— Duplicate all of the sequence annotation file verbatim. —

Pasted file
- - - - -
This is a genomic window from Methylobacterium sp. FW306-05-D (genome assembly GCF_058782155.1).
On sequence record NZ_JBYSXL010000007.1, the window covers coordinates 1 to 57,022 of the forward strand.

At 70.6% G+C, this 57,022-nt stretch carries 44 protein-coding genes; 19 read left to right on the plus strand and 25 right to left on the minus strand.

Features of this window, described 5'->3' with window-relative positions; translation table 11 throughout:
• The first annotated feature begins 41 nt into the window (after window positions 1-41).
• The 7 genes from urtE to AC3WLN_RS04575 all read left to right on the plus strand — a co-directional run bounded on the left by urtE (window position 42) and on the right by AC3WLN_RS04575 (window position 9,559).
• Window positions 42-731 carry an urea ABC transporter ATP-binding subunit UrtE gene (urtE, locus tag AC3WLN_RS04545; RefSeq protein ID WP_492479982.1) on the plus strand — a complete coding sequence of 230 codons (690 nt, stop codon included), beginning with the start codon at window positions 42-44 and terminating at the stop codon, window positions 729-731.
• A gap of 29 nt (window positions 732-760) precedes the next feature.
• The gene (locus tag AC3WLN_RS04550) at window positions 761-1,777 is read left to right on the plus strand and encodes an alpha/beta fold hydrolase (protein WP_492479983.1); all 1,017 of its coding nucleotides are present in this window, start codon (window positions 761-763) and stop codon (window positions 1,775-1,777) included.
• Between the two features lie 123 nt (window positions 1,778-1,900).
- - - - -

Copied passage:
This is a genomic window from Methylobacterium sp. FW306-05-D (genome assembly GCF_058782155.1).
On sequence record NZ_JBYSXL010000007.1, the window covers coordinates 1 to 57,022 of the forward strand.

At 70.6% G+C, this 57,022-nt stretch carries 44 protein-coding genes; 19 read left to right on the plus strand and 25 right to left on the minus strand.

Features of this window, described 5'->3' with window-relative positions; translation table 11 throughout:
• The first annotated feature begins 41 nt into the window (after window positions 1-41).
• The 7 genes from urtE to AC3WLN_RS04575 all read left to right on the plus strand — a co-directional run bounded on the left by urtE (window position 42) and on the right by AC3WLN_RS04575 (window position 9,559).
• Window positions 42-731 carry an urea ABC transporter ATP-binding subunit UrtE gene (urtE, locus tag AC3WLN_RS04545; RefSeq protein ID WP_492479982.1) on the plus strand — a complete coding sequence of 230 codons (690 nt, stop codon included), beginning with the start codon at window positions 42-44 and terminating at the stop codon, window positions 729-731.
• A gap of 29 nt (window positions 732-760) precedes the next feature.
• The gene (locus tag AC3WLN_RS04550) at window positions 761-1,777 is read left to right on the plus strand and encodes an alpha/beta fold hydrolase (protein WP_492479983.1); all 1,017 of its coding nucleotides are present in this window, start codon (window positions 761-763) and stop codon (window positions 1,775-1,777) included.
• Between the two features lie 123 nt (window positions 1,778-1,900).